Rush Hour 3 Brett Ratner
Published Aug 09, 2007Theres something almost charming in how bad the latest sequel in the Rush Hour franchise is, finally emerging six years after the last instalment.
Chris Tucker and Jackie Chan reprise their roles as Carter and Lee, this time on the hunt in Paris for a MacGuffin known as "Shai Shen that could end the existence of the Triads. While its predecessors at least pretended to have coherent plots, in Rush Hour 3 our heroes dont understand, or even care to understand, whats going on around them, and yet everything falls into place for a happy ending.
Director Brett Ratner and writer Jeff Nathanson have unintentionally crafted a film that manages to parody itself. It represents the confused, simplistic view of the world that we imagine an American in unfamiliar waters would possess as they attempt to mock that very conceit.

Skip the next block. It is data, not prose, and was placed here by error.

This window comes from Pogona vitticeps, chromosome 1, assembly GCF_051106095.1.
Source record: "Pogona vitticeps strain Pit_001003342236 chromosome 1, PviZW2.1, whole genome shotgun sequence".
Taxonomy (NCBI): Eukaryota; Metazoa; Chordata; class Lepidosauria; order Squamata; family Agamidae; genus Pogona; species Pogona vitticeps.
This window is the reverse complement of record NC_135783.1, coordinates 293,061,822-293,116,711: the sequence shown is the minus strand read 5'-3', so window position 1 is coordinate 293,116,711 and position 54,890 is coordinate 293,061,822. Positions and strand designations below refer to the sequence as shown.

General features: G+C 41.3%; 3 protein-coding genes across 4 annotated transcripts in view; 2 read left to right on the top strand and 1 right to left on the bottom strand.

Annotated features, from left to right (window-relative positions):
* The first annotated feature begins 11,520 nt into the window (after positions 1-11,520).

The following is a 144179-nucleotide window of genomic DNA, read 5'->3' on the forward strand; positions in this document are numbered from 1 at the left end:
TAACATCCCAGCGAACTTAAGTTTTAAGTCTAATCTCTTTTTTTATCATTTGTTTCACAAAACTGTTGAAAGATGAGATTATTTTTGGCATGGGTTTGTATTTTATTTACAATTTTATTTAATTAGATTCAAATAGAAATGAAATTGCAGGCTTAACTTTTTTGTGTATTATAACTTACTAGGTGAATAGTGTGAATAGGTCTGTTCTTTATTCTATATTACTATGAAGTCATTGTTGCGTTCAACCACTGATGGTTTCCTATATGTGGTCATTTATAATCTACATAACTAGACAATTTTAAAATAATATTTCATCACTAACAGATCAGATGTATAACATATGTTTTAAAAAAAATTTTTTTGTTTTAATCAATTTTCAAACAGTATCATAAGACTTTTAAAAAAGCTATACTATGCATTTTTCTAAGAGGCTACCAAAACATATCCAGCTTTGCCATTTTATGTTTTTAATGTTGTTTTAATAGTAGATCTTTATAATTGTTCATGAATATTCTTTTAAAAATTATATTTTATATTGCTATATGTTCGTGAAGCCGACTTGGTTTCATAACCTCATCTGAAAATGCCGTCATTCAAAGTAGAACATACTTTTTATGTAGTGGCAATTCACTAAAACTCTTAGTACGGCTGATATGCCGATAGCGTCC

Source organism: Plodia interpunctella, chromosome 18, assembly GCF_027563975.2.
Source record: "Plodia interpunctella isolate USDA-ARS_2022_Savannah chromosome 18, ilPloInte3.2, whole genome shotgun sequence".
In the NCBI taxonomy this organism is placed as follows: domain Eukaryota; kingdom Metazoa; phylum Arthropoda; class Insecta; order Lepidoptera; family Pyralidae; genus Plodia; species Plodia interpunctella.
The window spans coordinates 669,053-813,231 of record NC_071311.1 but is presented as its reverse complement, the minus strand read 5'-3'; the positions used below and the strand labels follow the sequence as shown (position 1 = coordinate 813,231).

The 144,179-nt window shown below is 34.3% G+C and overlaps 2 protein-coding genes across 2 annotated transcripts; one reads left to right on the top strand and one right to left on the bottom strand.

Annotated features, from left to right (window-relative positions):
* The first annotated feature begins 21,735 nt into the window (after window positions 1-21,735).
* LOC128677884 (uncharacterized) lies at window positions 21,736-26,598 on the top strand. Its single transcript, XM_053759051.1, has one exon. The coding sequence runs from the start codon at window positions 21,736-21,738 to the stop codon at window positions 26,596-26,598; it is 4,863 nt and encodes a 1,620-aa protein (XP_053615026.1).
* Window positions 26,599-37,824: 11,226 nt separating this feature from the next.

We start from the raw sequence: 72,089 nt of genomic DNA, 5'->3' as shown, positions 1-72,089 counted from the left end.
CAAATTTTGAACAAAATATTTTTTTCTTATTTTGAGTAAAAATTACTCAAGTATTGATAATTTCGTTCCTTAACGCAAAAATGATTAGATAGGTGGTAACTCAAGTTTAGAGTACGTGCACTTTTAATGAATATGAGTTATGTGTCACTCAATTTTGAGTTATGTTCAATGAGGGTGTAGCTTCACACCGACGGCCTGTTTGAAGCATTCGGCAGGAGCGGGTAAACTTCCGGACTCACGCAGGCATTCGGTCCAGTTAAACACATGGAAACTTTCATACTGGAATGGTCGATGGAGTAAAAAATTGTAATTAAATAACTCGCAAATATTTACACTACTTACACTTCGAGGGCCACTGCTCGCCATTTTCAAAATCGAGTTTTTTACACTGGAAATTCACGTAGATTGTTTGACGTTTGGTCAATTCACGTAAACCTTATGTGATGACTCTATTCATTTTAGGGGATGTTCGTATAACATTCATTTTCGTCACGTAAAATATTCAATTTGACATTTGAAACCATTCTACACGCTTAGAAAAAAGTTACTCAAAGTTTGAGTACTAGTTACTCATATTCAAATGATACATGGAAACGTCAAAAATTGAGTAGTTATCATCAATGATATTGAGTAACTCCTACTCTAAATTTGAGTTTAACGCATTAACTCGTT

For example, the man Lee calls "brother is played by Hiroyuki Sanada, a Japanese man. They explain it away weakly half-way through but its easy to see Sanada cast in the role because, well, hes "an Asian. After all, theyre all the same, right? Similarly representative is the anti-American cabbie George, who upon realising Americas greatness because of the violence and destruction Carter and Lee have brought (really) begs, "I want to know what it is to be an American. I want to know what it is to kill without reason. Thanks to that line, the conclusion of the film would be bone chilling if it didnt confirm the film as a masterwork of unintentional meta irony.
Though the original Rush Hour films were lowly, they were somehow strangely watchable. Rush Hour 3 however forgets to include anything that made the previous films passable theres not one decent fight scene or stunt in the entire movie.
Also, Roman Polanski appears as a French policeman that literally molests our heroes. His obvious oblivion to the irony of this shows such a lack of self-awareness that it almost makes the rest of the film look good by comparison. Not quite, though. (Alliance Atlantis)